Altruism

Altruism and altruistic behavior

What does altruism mean?

The term was first brought into usage by Auguste Comte, the nineteenth-century French philosopher. When he used it, he really wanted a word that meant the opposite of egoism, the self-centred part of the human condition. Altruistic behaviour has gone on to be described in various ways, usually coming down to the specific cultural context in which it is used. In the main, however, it is interpreted as a virtue that means an individual is actively engaged in the greater good.

 What is an altruistic person?

 An altruistic person may, for example, be more concerned with the happiness of others rather than their own. He or she may focus on improving the material and spiritual quality of the lives of those around them as opposed to taking a more self-centred approach. Bear in mind that psychological altruism means being motivated by others rather than self-interest. Biological altruism, on the other hand, is focused on performing acts that are in the good of the human race as a whole.

How to measure altruism?

Since altruism is a behavioural trait, there is always a level of subjectivity about how it can be measured. Most behavioural scientists agree that it exists more in some people than in others, although the degree to which the virtue is present can vary with individuals over time, too. Most measurements to do with altruism consequently come down to self-reporting. That means people evaluate themselves as to how altruistic, or not, they think they are. By using large samples, it is possible to measure the virtue reasonably accurately, a little like measuring how happy, or otherwise, people think they are.

How effective is altruism?

Few would doubt that altruism can be effective in certain situations. Someone who instinctively rushes into a burning building to rescue trapped people would be described as acting in an altruistic manner. However, the question remains; has the altruism in such a situation been effective if the trapped people were saved, but the rescuer died. These days, there is a social movement engaging people with effective altruism. It aims to use evidence-based models to improve the use of it for social goals. It is often focussed on things like social enterprises, charity work and non-profit organisations.

Can true altruism exist?

For some people, no form of true altruistic behaviour is possible because, regardless of the stated aims of any act, some egoism will always be present. For example, if somebody gives away their fortune philanthropically, then perhaps they are really gaining something in the process, such as social kudos, for instance? That said, millions of people give blood each year entirely selflessly with no reward other than thanks. As such, it is probably the closest thing in mainstream society to true altruism.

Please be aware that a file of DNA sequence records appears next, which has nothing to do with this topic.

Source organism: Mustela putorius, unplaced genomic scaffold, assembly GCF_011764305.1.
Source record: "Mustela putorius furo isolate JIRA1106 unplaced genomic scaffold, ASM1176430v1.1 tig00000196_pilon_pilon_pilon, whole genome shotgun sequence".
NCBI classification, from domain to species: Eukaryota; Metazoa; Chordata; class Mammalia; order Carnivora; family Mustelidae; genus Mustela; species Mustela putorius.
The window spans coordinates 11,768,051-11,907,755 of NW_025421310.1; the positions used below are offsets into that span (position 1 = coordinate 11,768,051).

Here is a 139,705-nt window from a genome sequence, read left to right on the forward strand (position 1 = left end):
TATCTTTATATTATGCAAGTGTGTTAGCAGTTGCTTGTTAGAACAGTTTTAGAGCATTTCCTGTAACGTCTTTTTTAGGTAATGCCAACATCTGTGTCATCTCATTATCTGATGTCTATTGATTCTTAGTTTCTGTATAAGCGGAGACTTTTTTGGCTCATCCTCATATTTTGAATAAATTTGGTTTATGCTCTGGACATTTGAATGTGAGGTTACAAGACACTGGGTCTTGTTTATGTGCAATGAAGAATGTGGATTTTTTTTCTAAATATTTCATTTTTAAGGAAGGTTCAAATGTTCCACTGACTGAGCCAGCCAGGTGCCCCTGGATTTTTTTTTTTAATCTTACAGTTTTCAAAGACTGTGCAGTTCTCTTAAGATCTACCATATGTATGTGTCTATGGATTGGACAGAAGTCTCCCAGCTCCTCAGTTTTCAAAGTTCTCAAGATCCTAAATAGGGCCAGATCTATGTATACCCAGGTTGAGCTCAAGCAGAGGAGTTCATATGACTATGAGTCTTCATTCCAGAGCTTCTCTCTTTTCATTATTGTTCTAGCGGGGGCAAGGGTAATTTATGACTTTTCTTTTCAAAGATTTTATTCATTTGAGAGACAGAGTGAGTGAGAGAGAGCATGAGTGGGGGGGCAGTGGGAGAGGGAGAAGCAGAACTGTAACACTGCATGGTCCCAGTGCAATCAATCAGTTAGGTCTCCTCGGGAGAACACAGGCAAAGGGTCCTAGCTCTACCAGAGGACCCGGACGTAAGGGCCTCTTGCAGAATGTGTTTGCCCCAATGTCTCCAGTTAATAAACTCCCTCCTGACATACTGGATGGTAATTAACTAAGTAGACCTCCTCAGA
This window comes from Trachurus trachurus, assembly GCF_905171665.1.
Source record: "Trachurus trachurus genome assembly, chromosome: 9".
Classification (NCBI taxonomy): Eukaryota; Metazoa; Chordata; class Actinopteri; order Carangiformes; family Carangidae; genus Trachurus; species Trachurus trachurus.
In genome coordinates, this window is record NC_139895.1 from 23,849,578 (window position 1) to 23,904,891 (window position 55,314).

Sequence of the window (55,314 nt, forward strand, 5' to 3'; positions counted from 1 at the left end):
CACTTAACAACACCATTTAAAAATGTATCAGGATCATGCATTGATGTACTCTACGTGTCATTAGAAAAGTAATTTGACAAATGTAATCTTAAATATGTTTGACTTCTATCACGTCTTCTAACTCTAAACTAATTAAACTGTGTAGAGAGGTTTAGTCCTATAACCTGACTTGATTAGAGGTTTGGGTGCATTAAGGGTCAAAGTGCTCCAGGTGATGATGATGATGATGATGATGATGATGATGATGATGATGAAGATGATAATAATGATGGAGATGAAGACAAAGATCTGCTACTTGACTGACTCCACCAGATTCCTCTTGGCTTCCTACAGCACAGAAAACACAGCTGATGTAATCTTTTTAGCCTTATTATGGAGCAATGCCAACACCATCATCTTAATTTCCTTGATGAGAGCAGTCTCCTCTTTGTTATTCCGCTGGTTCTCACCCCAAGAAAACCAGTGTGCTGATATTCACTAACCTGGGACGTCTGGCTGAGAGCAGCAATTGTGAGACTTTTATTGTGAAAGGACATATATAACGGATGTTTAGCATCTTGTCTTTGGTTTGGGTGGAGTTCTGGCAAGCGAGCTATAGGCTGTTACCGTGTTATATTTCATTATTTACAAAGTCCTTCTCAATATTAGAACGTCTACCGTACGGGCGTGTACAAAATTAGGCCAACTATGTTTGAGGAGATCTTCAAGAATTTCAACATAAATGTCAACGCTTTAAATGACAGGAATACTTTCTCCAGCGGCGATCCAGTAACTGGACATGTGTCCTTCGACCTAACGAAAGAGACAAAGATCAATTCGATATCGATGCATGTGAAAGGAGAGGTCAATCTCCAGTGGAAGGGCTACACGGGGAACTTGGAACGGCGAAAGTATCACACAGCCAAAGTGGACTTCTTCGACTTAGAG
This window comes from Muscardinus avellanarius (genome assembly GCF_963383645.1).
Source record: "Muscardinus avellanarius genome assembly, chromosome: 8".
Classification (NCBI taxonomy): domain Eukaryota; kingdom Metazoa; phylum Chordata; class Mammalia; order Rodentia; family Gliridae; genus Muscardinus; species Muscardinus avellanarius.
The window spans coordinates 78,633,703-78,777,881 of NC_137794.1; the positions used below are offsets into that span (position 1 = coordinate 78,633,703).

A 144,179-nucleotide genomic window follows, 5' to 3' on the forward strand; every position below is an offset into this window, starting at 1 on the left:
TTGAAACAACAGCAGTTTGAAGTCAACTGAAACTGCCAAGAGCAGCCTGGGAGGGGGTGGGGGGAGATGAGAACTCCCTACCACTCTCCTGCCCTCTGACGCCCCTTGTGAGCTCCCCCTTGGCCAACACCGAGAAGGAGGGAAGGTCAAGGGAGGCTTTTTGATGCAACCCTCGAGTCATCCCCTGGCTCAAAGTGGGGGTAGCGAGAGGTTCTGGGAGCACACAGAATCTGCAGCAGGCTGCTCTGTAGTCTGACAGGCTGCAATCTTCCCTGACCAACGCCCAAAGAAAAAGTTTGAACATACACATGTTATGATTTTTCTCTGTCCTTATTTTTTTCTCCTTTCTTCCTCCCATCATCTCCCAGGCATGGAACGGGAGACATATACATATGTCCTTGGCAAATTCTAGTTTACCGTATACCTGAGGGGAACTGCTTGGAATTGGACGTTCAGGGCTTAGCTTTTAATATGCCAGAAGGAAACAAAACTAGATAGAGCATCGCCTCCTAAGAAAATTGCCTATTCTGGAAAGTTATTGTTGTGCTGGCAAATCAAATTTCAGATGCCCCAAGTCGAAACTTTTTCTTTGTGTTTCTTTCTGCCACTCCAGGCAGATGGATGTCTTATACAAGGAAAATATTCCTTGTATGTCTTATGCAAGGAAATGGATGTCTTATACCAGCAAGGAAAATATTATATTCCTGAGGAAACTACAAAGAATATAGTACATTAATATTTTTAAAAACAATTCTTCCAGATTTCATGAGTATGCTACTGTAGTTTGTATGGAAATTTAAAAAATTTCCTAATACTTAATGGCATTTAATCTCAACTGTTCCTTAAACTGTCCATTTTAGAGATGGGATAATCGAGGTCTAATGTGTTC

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Charity is usually defined as a voluntary human act which means giving time, money or a resource to someone, or a group, that is need of it without asking for anything in return. As such, it is seen as a humanitarian act that is often, but not always, associated with religious faith. As such, charitable giving is seen as a virtue by certain religious groups, although the so-called principle of charity has also been developed by a number of secular philosophers, too. At its simplest, charitable giving is a simple altruistic act that means someone other than the giver derives a benefit.
Often regarded as something that is related to empathy, compassion is the feeling that comes when you notice someone or something, that is suffering. You may not be able to put yourself into the shoes of the person you are feeling compassionate about. However, having compassion for them means that at least you understand that they in difficulty. What happens after this feeling is felt does not necessarily flow from the sense of compassion. One might, for example, feel compassionate about a child that is in anguish but do nothing about its suffering. On the other hand, if it leads you to comfort the child or to alleviate its pain in some way, then this would be rightly regarded as a compassionate act. Compassion is first and foremost an emotional response, therefore, but it can lead to compassionate actions being subsequently taken, too.
Empathy is best described as the mental capacity to understand what someone else may be feeling. Empathy is, therefore, often picked up on via visual cues, such as seeing the distress of someone else. In other cases, it can be much more intuitive, however. The ability to show empathy is desirable because it means being able to create a deeper bond with others. When someone is empathetic towards you, it can be a comfort. Remember that empathetic thoughts mean you put yourself in someone else's shoes and see it from their point of view. It is not simply the ability to spot a different emotional state in someone else.
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